Government delivers consent law reforms
Published Thursday, 25 March, 2021 at 06:29 PM
Attorney-General and Minister for Justice, Minister for Women and Minister for the Prevention of Domestic and Family Violence
The Honourable Shannon Fentiman
The protection of women was again at the forefront of the legislative agenda of the Palaszczuk Labor Government as it delivered significant consent law reforms in Parliament today.
Attorney-General and Minister for the Prevention of Domestic and Family Violence said these reforms were an important first step in modernising consent laws in Queensland.
“By providing clarity in these laws, and making consent laws more accessible, and with better safeguards, we will have the strong legal system in place to keep more Queensland women safe, and hold perpetrators to account,” the Attorney-General said.
“We have enshrined in the Criminal Code principles like silence doesn’t amount to consent, consent once given can be withdrawn and the self-intoxication of a defendant cannot be relied upon by that defendant to show that they were mistaken about whether or not consent was given and that was reasonable.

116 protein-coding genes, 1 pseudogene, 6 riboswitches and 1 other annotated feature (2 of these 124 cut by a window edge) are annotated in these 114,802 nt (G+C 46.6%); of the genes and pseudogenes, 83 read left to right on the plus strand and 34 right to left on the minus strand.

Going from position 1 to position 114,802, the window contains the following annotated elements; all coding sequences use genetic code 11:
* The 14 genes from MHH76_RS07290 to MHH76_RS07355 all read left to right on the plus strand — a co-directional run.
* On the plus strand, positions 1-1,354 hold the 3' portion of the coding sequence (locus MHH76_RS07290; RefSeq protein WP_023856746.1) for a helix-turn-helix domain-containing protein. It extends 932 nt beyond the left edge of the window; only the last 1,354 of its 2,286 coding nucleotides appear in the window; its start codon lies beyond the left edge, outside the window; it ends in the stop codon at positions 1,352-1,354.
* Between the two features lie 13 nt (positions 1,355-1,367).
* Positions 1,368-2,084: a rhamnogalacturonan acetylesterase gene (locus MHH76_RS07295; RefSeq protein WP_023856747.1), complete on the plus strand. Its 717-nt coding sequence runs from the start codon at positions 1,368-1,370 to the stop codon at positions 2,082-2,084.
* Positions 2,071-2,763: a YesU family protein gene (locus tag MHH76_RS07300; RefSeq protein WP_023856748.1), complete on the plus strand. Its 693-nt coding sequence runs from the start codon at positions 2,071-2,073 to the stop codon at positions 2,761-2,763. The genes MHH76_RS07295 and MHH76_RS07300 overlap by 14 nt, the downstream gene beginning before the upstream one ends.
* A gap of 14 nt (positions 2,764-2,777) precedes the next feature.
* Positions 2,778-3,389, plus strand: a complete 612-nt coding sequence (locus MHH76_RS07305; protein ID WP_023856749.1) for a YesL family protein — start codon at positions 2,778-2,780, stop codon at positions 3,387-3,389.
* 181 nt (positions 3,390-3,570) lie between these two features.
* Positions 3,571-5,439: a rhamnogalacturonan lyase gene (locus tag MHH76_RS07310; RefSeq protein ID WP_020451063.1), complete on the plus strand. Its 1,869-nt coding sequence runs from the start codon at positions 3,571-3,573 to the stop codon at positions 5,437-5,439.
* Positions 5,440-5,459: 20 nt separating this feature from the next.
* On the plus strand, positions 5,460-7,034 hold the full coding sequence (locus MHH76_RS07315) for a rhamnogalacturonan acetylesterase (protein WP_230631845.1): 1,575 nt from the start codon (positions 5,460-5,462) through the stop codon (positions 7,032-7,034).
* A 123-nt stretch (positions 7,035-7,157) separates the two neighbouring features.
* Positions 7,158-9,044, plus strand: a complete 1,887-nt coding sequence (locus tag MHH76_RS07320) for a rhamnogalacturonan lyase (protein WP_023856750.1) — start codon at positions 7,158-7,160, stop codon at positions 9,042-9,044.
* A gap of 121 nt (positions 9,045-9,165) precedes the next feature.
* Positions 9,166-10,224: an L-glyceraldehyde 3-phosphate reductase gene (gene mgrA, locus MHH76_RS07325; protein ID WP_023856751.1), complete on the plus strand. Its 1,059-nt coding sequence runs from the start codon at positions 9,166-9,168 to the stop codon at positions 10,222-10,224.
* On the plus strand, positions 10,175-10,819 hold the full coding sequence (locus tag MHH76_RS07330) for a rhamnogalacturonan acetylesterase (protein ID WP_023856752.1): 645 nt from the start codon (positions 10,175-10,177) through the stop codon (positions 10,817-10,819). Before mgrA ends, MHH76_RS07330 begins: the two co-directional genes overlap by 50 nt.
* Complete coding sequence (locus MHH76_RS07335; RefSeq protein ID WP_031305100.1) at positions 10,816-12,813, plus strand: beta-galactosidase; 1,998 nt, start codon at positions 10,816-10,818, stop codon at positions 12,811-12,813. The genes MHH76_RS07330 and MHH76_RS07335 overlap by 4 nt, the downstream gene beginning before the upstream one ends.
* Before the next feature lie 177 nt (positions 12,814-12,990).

“This will provide clarity for judges to properly direct juries and get better outcomes for victims.”
All five recommendations made by the Queensland Law Reform commission in its review of consent laws and excuse of mistake of fact were implemented including enshrining in the criminal code the four key principles.
“I understand that some stakeholders believe the laws could go further, and I acknowledge there is always more to do.
“Our Government will always look at ways we can eliminate violence against women from our community.”
This month, the Premier and the Attorney-General announced a wide-ranging review of women’s experiences in the criminal justice system to be conducted by the Women’s Safety and Justice Taskforce – led by the Hon Margaret McMurdo AC.
“The taskforce will look at ways to break down the barriers women face from when they report the crime all the way to their experience in the court.
“These are complex laws that need extensive consultation to get this right, and if the taskforce find that consent laws need amending, our Government will act.”
The 10 member Women’s Safety and Justice Taskforce will look into possible future areas of reform, including attitudinal change, prevention, service response and legislative amendment.
Media contact: Penni Pappas (FENTIMAN) 0438 747 540